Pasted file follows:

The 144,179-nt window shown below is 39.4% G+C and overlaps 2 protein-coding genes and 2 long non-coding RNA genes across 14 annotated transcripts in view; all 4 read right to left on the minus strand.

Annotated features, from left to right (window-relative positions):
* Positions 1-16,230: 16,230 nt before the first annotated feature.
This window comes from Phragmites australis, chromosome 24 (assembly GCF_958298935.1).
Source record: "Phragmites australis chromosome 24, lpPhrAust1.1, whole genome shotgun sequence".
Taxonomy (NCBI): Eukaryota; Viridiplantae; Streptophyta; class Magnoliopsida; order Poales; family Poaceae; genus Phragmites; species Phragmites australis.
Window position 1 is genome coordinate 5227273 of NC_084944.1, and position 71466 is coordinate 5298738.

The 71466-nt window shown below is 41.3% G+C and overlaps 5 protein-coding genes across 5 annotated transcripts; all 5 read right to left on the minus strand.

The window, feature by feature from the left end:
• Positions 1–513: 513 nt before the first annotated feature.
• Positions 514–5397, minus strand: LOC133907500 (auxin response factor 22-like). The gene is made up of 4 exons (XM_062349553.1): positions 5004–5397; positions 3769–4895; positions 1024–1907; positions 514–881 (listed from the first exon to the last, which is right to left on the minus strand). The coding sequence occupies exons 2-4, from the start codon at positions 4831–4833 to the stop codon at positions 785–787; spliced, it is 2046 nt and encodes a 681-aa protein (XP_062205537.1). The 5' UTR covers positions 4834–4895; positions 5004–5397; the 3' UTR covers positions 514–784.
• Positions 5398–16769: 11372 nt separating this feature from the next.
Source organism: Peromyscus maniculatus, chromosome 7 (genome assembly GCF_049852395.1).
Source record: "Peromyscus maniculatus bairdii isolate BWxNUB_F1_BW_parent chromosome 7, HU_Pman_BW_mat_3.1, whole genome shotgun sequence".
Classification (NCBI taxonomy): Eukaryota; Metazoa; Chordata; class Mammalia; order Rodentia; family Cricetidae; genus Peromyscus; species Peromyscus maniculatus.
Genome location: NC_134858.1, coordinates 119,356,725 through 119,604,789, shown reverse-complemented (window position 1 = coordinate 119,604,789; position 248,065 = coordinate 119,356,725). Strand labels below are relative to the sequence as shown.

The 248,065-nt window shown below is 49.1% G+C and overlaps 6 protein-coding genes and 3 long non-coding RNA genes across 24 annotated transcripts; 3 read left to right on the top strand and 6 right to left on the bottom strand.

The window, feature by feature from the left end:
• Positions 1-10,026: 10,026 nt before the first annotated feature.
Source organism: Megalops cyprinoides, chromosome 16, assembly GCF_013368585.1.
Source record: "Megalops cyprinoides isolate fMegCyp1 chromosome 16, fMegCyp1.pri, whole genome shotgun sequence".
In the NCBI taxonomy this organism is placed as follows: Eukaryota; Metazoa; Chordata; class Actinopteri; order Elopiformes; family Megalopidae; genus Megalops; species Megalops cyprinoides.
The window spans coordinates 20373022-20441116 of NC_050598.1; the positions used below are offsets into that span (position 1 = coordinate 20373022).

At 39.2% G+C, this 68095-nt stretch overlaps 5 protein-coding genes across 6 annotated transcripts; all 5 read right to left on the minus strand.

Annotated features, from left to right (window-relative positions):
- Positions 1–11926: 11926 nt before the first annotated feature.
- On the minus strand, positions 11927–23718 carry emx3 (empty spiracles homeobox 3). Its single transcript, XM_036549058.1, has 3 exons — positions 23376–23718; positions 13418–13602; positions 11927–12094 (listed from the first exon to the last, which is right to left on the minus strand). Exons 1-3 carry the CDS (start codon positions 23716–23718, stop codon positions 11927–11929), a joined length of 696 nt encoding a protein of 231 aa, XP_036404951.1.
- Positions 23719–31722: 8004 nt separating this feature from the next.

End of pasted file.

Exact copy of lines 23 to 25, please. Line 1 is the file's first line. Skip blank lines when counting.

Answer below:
The window spans coordinates 20373022-20441116 of NC_050598.1; the positions used below are offsets into that span (position 1 = coordinate 20373022).

At 39.2% G+C, this 68095-nt stretch overlaps 5 protein-coding genes across 6 annotated transcripts; all 5 read right to left on the minus strand.

Annotated features, from left to right (window-relative positions):